"Set a stake from which the monument on the top of San Bernardino Mountain established on the 8th of November 1852, bears due East, and the true distance, as ascertained by the foregoing lines shows it to be 13 miles, 9 chains, 80 links."

Washington then goes on to traverse due East along the San Bernardino Base Line "1 mile, 9 chains, 80 links to the ownship corner for Ranges 2 and 3 West." From this point Washington begins his township surveys of that area that eventually returns him to the "yet to be established" Meridian Line 12 miles south of his Initial Point.

In a report dated 1967 titled "Washington Monument Resurvey Expedition" written by Bill D. Laurie for the San Bernardino County Museum, Laurie concludes that: "To date, no record has been found, which would indicate Washington's methods or procedures for surveying away from his initial point." It wasn't until C. Albert White's book on initial points was published that the missing piece of the puzzle regarding Washington's establishment of the San Bernardino Base and Meridian was first developed in print.

George Johnson, a cadastral engineer for the Bureau of Land Management (BLM) produced a map in 1969 that summarizes the remaining government surveys necessary to complete the townships in the vicinity of Washington's Initial Point. The BLM can find no text to accompany this diagram to date, but it is very similar to White's summary in his chapter on the San Bernardino Initial Point.

Johnson's map shows Deputy Surveyor Henry Hancock running a series of township boundaries and traverses between the years of 1853 to 1857 that would return him to the Meridian Line 10 miles north of the Initial Point. Hancock’s surveys covered over 34 linear miles. However, it would not be until 1894 that John C. Rice would finally complete the Meridian Line to the Initial Point from the north. And this is when the story of the three initial points starts to become clear. Rice's notes insinuate that he closed his north Meridian line on an easterly projection of what would have been Washington's Base Line if it were extended easterly. Rice's last half-mile measures 232 feet longer than the standard 40 chains. Rice also calls out Washington's monument 13.45 chains (887 feet) east. It is then that Rice sets a new Initial Point in much the same fashion as Washington did 42 years before him using a huge mound of stones and a large hewed post with scribing.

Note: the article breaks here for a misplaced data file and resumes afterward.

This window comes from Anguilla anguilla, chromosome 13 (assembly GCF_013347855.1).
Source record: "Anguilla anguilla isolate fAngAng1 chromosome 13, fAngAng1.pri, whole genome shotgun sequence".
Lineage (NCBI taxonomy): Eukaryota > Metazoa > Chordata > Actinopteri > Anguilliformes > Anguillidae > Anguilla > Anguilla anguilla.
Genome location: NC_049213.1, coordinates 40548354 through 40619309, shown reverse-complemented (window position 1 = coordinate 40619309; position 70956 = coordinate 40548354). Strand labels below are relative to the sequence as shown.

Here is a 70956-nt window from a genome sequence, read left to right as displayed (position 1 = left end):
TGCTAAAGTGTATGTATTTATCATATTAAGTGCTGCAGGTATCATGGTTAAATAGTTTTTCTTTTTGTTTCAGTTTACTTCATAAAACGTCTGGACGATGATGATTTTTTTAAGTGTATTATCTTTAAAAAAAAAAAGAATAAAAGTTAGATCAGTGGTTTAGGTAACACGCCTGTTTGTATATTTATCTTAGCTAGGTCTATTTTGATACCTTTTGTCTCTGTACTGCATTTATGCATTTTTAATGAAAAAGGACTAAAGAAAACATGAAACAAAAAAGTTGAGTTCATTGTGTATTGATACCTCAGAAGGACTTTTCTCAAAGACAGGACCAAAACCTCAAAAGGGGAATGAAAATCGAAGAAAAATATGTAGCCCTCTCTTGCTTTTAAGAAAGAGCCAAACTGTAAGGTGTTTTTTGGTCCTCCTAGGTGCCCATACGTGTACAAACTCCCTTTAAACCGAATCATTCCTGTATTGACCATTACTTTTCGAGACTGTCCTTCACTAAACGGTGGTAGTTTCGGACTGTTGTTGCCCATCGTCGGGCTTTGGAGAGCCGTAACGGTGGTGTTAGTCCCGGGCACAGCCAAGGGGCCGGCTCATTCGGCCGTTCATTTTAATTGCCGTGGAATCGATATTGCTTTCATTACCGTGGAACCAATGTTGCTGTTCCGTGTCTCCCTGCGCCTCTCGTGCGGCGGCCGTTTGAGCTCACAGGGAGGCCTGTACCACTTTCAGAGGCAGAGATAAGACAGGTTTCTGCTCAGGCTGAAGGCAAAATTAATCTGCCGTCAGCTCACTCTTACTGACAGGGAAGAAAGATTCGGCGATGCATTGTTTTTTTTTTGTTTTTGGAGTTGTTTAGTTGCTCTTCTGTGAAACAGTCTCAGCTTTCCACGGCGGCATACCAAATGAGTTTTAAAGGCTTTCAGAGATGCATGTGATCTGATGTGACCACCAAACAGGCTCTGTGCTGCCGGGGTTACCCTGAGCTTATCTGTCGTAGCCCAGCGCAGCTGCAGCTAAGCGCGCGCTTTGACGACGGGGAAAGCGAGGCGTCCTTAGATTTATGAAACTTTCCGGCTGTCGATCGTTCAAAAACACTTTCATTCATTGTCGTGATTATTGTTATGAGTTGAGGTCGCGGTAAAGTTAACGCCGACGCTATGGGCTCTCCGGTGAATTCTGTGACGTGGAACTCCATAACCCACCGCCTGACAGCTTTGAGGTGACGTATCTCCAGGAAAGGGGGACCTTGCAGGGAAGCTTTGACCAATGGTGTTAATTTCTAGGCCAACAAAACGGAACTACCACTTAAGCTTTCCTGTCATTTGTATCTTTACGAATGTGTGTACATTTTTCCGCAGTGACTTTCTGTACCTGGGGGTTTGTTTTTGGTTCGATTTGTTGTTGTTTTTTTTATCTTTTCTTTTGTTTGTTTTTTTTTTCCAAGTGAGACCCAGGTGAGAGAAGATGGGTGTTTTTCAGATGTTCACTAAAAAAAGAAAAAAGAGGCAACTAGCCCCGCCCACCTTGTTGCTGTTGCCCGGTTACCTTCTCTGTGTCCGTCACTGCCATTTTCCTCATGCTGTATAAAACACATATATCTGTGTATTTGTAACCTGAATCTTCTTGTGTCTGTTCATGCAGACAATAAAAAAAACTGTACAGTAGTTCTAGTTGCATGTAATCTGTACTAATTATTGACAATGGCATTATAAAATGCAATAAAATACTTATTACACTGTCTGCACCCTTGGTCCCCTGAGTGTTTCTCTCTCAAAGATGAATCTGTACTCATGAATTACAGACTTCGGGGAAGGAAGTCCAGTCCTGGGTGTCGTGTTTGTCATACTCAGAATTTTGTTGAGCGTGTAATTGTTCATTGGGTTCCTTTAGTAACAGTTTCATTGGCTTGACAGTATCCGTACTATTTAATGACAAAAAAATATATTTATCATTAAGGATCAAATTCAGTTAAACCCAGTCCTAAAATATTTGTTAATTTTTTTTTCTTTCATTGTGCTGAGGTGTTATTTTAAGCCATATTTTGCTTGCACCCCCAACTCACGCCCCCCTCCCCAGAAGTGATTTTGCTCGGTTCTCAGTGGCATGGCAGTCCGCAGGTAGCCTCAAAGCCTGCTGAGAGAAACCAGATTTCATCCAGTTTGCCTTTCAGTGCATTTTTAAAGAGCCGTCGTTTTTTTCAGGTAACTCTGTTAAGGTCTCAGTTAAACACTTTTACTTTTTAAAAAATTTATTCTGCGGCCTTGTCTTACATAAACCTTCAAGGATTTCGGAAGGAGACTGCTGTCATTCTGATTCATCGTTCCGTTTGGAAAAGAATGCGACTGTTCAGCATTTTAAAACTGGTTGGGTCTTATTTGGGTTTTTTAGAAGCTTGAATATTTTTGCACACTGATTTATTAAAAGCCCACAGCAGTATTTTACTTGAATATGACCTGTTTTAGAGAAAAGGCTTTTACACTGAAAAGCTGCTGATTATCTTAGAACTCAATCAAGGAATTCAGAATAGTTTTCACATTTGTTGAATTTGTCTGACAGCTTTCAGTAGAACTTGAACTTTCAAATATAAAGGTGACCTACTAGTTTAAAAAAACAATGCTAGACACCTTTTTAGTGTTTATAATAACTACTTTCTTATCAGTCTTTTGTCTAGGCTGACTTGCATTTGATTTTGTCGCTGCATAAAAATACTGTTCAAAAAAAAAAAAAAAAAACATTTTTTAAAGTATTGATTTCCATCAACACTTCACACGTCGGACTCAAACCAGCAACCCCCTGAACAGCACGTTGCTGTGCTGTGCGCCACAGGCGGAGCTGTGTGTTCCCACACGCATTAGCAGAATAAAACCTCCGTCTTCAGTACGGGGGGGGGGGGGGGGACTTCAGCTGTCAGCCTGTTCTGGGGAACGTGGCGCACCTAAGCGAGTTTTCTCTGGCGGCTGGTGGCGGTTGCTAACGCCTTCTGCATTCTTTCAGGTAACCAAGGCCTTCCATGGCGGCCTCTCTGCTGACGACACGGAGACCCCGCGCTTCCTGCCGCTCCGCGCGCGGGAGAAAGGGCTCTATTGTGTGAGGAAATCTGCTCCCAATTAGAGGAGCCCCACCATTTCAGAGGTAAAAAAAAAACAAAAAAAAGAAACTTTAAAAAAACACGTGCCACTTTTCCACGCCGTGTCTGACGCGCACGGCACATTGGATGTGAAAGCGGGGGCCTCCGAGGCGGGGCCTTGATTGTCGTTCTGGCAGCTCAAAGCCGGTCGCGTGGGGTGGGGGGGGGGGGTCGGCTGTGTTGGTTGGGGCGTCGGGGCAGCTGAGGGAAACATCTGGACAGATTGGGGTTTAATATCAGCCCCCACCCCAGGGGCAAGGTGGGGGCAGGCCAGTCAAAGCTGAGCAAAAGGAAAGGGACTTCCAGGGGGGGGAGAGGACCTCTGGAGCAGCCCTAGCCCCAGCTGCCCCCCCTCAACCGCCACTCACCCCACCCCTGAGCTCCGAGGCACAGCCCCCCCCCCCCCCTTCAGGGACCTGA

In similar fashion, George W. Pearson completed the Meridian Line from the south in 1907 and he too found both Washington's and Rice's monuments intact. He then set a third initial point as a closing corner from the south, the monument being a large stone with chiseled markings. Pearson's monument falls 610 feet east of Washington's monument.

The combined distances of the surveys needed to bring the north and south Meridian lines back to the Initial Point area is over 94 miles including Washington's initial traverse out of Yucaipa to his new base line. Questions abound as to where the errors were made to have the misclosures of nearly 900 feet in the northern townships and over 600 feet in the southern townships.

Down the Mountain

Also critical to the analysis is discovering precisely how Washington got down off the mountain. Washington knew all along that he would never be able to traverse his way off San Bernardino Mountain in time to produce base and meridian lines needed to begin township surveys of the southern part of this promising new state, now only two years old. The idea for a tall post with reflectors had already been conceived of by the Surveyor General's Office in San Francisco and used at the Mount Diablo Base and Meridian Initial Point in 1851.

Washington's plan, which included Ransom and King, was to set a tall enough post in an area that could be seen from at least two places from the valley below, one of which would be on the base line. We know from his notes that he changed his plans to set the Initial Point on the very top of San Bernardino Mountain because he wrote to King about the numerous trees on that peak. So, he moved the point to a bald ridge area about 1/2 mile west of the top for better visibility.

Washington proceeded to place himself on a 45¿ angle from the Initial Point by use of a solar compass to establish astronomic north and then wiggled in on this line. He then traversed in one-mile intervals, avoiding any physical obstacles such as local hills, until he got close to the base line. He then needed to again wiggle along a true north line until he could site the Initial Point again and find it to be due east of his position. Washington then only had to add up the latitudes and departures of his traverse to establish two sides of the rectangle he constructed. With the two angles he had measured to the Initial Point, Washington would have created a simple trapezoid figure made up of rectangle and right triangle. Knowing the relationship of the sides of a right isosceles triangle (1,1, sq rt 2) he could have obtained his distance west of the Initial Point by adding the sum of one long side of a rectangle and one side of his right triangle. No higher mathematics were necessary. Washington hints at a simple mathematical solution when he states in his notes:

"the monument on the top of San Bernardino Mountain established on the 8th of November, 1852 bears due East, and the true distance, as ascertained by the foregoing lines shows it to be 13 miles, 9 chains, 80 links."